Out for an after supper walk when the moon was already high in the sky, we paused for some photographs along the Bow River.
Reflections, ice, water, clouds, mountains…lots of interesting elements in this photo taken from the south bank of the Bow River near the Bow Valley Campground.
The last remnants of river ice rest on gravel bars just east of Canmore. Mount Lady MacDonald is off to the right.
Mrs. GeoK checking out reflections in a pool of meltwater adjacent to the Bow River while a storm blows in over Mount Rundle.
A lone Inuksuk enjoys the view of Ha Ling and Mount Rundle across the Bow River.
The stillness of an early spring morning, exaggerated by a long exposures (ND filter) to smooth out the water flowing in a side channel of the Bow River. Lady MacDonald looms across the valley.
Changing of the Seasons
It’s a joy to witness the tug-of-war between winter and spring, because I know that spring will eventually win! When overnight temperatures dropped below freezing, a wide range of ice patterns awaited discovery before the noon sun weighed in on the side of spring. More shaded spots suggested we’d see at least one more fresh blanket of snow in the Bow Valley before putting away the skis and ice cleats until next winter (and we did!). And a few branches of pussy willows implied it’ll soon be time to scout for Calypso orchids and Lady slippers.
So typical of this time of year, a mash up of open water, a remnant of the sheet ice from the winter and a thin layer of ice crystals that formed overnight.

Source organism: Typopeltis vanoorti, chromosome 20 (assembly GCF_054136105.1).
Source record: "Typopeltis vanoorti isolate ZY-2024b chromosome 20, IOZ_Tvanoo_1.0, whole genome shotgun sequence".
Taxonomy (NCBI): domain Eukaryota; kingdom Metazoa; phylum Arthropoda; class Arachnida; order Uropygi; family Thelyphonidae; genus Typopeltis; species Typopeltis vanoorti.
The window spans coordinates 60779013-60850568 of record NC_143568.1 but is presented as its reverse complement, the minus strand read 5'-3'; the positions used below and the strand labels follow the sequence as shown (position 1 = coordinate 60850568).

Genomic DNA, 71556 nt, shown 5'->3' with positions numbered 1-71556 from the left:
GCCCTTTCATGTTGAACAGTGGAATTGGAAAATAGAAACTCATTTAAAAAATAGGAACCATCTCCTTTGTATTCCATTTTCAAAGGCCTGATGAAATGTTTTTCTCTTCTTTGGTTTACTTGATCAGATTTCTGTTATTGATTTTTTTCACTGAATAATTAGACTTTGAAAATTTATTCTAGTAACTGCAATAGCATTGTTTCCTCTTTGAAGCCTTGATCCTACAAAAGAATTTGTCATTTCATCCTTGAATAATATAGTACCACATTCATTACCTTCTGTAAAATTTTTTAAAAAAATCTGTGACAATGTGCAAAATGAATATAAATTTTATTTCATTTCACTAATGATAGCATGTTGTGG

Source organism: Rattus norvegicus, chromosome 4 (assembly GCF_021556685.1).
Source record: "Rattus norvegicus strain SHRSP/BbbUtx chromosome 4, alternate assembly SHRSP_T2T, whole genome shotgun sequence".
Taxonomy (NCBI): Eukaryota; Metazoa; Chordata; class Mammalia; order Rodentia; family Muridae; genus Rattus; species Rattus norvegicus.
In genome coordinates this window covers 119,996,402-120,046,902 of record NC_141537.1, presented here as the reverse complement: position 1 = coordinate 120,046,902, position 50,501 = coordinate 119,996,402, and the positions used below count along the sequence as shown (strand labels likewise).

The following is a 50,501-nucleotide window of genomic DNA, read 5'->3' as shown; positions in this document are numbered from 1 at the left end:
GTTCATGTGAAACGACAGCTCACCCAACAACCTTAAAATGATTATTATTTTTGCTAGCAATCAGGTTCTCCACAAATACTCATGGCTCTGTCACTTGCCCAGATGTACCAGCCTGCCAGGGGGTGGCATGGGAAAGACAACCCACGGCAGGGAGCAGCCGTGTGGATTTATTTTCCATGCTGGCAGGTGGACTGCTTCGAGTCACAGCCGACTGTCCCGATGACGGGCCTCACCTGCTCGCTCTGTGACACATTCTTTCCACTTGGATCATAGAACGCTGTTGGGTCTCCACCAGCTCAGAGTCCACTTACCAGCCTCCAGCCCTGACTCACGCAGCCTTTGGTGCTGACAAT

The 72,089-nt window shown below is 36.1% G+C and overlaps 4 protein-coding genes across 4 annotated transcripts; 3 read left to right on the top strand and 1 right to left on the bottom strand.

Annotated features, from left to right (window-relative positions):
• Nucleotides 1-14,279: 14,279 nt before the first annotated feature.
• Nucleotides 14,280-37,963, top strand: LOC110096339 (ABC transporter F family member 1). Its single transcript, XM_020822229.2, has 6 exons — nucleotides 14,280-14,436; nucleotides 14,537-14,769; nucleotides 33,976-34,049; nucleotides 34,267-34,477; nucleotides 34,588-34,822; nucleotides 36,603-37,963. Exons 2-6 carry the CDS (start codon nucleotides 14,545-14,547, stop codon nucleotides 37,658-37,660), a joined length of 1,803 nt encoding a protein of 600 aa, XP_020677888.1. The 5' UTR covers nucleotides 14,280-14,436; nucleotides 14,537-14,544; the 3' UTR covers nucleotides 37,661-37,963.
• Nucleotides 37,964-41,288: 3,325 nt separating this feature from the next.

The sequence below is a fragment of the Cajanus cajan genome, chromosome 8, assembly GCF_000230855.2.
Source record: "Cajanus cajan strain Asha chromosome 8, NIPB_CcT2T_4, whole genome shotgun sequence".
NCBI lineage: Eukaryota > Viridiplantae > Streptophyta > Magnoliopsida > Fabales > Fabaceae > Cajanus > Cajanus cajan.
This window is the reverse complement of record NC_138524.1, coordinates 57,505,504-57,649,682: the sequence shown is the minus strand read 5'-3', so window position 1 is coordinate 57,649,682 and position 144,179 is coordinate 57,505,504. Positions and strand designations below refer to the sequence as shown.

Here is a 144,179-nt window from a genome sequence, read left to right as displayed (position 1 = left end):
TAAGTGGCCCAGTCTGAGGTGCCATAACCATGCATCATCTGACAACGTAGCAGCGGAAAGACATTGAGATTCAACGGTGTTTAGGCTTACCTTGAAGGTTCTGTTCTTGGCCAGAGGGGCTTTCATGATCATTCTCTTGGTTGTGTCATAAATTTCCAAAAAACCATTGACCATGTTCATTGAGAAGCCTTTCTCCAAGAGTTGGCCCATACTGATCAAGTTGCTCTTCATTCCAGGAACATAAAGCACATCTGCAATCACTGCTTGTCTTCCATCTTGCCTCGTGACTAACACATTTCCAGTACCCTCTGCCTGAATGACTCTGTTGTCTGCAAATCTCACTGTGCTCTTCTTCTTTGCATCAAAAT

The early stages of this year’s melt are bringing lots of glacial silt to the small lakes and ponds in and around Canmore, which means they’re beautifully turquoise on sunny days. This close up is a of a small area of open water on a golf course water hazard one sunny afternoon. Sparkling reflections highlighted the strong ripple pattern.
A floating remnant of winter sheet ice anchors a reflection of the Three Sisters tinted turquoise by suspended rock flour.
A floating remnant of winter sheet ice intrudes on the reflection of blue sky, white clouds and evergreen forest.
An early evening walk at the end of a long day of rain showers meant lots of puddle jumping and a few interesting reflections.
A sheet of ice formed over a side channel of the Bow River late in 2014. The water level in the channel has since dropped, leaving the ice hanging over the gravel bar and skiff of ice resting atop the channel after a particularly chilly night.
Mr. GeoK set up directly downstream of the break in the old dam on Three Sisters Creek. To the left of the main waterfall, some of the wooden unstructure is exposed.
A small breach in the old dam on Three Sisters Creek appeared after the spring melt in 2012. The June 2013 flood event made the break much worse. One side benefit is that it’s now possible to see the construction methods used when the dam was built in the early 1900s.
Freezing overnight temperatures put a decent sheet of ice on this stretch of water on the Highline Trail, but at least one canine critter and Mr. GeoK walked through here first, so Mrs. GeoK moved faster with every crack!
Did you have the opportunity to enjoy nearby nature over spring break? What kinds of things did you find interesting?